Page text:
A new study shows one in four high school students drink soda every day - a sign fewer teens are downing the sugary drinks.
The study also found teens drink water, milk and fruit juices most often - a pleasant surprise, because researchers weren't certain that was the case.
"We were very pleased to see that," said the study's lead author, Nancy Bener of the Centers for Disease Control and Prevention.
Still, a quarter have at least one soda each day. And when other sugary drinks like Gatorade are also counted, the figure is closer to two-thirds of high school students drinking a sweetened beverage every day.
That's less than in the past. In the 1990s and early 2000s, more than three-quarters of teens were having a sugary drink each day, according to earlier research.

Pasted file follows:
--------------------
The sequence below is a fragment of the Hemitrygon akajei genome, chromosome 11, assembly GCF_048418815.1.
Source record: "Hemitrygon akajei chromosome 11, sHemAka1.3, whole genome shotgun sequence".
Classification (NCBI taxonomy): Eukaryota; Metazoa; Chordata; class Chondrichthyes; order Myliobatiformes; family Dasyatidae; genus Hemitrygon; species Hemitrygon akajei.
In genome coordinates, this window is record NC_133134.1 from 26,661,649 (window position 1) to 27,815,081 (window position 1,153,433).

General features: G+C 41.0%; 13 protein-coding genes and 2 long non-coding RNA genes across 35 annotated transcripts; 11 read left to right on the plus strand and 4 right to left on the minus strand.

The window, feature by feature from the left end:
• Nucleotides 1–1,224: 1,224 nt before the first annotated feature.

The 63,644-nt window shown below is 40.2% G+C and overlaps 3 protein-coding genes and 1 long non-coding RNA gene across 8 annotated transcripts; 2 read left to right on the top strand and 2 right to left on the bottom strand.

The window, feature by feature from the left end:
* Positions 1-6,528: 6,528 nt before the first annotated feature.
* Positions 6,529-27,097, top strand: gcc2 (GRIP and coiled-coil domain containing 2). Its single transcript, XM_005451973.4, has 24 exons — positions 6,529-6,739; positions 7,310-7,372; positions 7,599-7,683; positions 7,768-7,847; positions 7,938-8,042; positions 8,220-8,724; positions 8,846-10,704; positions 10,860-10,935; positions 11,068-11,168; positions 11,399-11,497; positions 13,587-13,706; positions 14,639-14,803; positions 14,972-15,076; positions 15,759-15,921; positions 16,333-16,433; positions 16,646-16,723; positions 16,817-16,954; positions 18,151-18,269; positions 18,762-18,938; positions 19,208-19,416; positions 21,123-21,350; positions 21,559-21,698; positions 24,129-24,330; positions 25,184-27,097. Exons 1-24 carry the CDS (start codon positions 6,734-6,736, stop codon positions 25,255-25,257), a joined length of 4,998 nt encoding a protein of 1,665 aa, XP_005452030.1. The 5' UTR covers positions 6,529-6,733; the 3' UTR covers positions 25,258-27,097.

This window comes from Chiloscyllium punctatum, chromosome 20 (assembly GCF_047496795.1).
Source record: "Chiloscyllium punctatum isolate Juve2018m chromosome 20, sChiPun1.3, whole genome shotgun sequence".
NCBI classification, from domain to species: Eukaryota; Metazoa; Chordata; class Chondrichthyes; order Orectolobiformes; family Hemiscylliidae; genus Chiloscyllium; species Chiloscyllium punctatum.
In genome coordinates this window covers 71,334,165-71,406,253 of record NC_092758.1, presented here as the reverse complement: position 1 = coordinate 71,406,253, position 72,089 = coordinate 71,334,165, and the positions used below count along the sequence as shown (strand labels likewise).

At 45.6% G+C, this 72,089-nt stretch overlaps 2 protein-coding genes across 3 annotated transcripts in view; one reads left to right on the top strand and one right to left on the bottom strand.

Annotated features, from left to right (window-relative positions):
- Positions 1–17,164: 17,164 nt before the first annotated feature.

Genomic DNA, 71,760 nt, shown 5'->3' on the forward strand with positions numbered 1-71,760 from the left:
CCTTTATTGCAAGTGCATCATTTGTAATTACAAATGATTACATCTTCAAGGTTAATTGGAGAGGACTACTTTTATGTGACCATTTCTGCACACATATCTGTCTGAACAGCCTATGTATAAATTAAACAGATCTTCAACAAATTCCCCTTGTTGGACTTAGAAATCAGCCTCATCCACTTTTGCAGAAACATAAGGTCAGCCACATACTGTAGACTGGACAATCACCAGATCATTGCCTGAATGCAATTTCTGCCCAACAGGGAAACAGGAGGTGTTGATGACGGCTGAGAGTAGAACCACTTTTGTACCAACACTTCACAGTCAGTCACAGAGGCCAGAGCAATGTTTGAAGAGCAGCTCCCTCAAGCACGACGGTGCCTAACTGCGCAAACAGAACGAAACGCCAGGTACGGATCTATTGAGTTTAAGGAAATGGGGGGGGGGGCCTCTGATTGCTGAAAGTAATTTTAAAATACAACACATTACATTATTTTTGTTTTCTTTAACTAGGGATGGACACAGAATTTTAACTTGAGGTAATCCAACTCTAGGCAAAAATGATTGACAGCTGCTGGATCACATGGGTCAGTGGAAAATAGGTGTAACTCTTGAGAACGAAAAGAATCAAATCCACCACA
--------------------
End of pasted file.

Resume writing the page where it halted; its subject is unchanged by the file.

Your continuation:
The CDC reported the figures, based on a national survey last year of more than 11,000 high school students. They appear in one of the federal agency's publications, Morbidity and Mortality Weekly Report.
Consumption of sugary drinks is considered a big public health problem, and has been linked to the U.S. explosion in childhood obesity. One study of Massachusetts schoolchildren found that for each additional sweet drink per day, the odds of obesity increased 60 percent.
As a result, many schools have stopped selling soda or artificial juice to students.
Indeed, CDC data suggests that the proportion of teens who drink soda each day dropped from 29 percent in 2009 to 24 percent in 2010, at least partly as a result.
"It looks like total consumption is going down," said Kelly Brownell, director of Yale University's Rudd Center for Food Policy and Obesity.